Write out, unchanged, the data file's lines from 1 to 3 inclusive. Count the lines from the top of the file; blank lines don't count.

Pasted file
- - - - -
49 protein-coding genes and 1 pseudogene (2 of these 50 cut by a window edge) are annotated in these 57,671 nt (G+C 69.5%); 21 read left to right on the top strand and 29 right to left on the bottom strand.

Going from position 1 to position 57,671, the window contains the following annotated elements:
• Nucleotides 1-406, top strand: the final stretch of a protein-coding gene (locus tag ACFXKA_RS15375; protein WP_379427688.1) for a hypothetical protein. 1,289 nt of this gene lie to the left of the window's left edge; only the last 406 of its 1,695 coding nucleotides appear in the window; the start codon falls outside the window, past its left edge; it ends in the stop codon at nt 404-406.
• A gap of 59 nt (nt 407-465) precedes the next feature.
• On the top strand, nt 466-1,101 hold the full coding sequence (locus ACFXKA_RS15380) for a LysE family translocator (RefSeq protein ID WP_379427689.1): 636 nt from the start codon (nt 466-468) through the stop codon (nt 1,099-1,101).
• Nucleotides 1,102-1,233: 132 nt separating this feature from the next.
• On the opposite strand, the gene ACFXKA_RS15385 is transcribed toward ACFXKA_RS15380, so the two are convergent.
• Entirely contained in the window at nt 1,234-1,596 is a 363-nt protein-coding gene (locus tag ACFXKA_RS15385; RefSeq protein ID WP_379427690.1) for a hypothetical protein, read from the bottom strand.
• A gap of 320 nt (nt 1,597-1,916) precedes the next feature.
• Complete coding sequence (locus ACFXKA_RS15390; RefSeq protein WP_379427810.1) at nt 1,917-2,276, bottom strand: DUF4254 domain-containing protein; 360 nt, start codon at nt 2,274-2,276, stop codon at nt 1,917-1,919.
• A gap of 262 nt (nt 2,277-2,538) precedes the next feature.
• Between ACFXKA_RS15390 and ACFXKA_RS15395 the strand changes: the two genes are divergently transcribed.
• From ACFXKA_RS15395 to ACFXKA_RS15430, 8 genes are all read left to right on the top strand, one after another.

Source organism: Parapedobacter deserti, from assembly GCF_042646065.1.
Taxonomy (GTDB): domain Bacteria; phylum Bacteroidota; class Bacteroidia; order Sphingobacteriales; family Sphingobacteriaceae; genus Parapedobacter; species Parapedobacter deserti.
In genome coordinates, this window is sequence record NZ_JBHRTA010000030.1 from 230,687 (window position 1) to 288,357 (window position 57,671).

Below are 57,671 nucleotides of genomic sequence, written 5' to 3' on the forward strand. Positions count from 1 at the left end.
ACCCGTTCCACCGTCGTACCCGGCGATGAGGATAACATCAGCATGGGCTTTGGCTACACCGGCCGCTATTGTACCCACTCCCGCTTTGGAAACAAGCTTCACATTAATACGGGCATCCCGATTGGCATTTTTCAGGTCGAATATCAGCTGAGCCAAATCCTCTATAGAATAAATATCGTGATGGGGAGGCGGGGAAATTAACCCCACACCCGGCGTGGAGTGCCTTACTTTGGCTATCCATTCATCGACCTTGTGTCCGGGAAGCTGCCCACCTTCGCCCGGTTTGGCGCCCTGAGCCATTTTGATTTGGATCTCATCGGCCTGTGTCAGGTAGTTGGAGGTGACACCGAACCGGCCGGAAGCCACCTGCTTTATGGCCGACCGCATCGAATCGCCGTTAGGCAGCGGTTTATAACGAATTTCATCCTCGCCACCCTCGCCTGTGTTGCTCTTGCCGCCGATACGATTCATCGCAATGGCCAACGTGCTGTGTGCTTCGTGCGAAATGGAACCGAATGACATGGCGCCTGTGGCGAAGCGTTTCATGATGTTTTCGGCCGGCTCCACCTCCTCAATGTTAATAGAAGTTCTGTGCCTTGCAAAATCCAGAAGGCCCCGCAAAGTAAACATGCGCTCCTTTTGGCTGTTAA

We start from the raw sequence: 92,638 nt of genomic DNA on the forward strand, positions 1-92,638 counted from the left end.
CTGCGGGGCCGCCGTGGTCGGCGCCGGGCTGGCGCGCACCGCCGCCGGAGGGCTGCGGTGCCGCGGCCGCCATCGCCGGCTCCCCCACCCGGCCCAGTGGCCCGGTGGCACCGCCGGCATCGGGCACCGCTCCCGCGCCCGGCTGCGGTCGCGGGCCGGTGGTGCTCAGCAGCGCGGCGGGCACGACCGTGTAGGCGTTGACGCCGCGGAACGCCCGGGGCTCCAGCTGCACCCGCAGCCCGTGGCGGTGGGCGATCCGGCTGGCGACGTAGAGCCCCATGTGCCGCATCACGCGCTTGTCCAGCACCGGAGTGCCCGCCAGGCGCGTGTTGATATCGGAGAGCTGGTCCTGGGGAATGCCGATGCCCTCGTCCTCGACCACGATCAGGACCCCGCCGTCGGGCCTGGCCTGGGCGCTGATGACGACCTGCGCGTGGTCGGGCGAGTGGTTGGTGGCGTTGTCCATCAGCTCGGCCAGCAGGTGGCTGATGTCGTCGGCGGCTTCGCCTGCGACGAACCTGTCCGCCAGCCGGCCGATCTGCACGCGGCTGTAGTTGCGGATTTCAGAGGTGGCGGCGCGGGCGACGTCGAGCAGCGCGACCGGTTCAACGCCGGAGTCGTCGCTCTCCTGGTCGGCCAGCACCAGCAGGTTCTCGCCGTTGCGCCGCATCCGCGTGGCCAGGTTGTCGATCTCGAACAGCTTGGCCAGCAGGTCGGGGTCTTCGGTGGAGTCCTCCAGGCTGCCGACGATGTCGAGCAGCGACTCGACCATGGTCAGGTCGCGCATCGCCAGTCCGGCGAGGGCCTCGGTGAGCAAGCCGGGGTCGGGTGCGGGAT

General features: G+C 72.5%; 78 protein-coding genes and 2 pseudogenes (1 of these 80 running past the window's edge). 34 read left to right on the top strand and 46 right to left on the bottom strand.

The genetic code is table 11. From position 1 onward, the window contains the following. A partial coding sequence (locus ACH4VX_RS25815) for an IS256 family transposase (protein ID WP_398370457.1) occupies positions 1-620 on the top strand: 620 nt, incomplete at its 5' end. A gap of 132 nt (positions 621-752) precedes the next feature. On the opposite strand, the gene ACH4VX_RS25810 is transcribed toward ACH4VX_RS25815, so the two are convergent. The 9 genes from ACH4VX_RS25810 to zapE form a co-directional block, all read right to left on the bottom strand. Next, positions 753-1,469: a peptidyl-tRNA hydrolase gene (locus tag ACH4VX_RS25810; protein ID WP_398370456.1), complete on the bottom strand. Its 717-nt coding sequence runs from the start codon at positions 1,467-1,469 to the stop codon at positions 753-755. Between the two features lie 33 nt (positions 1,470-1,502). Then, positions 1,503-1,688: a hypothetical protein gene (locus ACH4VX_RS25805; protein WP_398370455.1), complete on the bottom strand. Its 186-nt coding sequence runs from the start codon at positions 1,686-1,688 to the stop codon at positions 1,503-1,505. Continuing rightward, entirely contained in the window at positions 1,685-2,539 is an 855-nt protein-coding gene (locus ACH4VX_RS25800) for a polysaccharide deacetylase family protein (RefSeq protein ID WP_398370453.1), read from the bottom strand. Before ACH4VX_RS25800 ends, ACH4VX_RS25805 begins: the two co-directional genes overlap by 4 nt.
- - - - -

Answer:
49 protein-coding genes and 1 pseudogene (2 of these 50 cut by a window edge) are annotated in these 57,671 nt (G+C 69.5%); 21 read left to right on the top strand and 29 right to left on the bottom strand.

Going from position 1 to position 57,671, the window contains the following annotated elements:
• Nucleotides 1-406, top strand: the final stretch of a protein-coding gene (locus tag ACFXKA_RS15375; protein WP_379427688.1) for a hypothetical protein. 1,289 nt of this gene lie to the left of the window's left edge; only the last 406 of its 1,695 coding nucleotides appear in the window; the start codon falls outside the window, past its left edge; it ends in the stop codon at nt 404-406.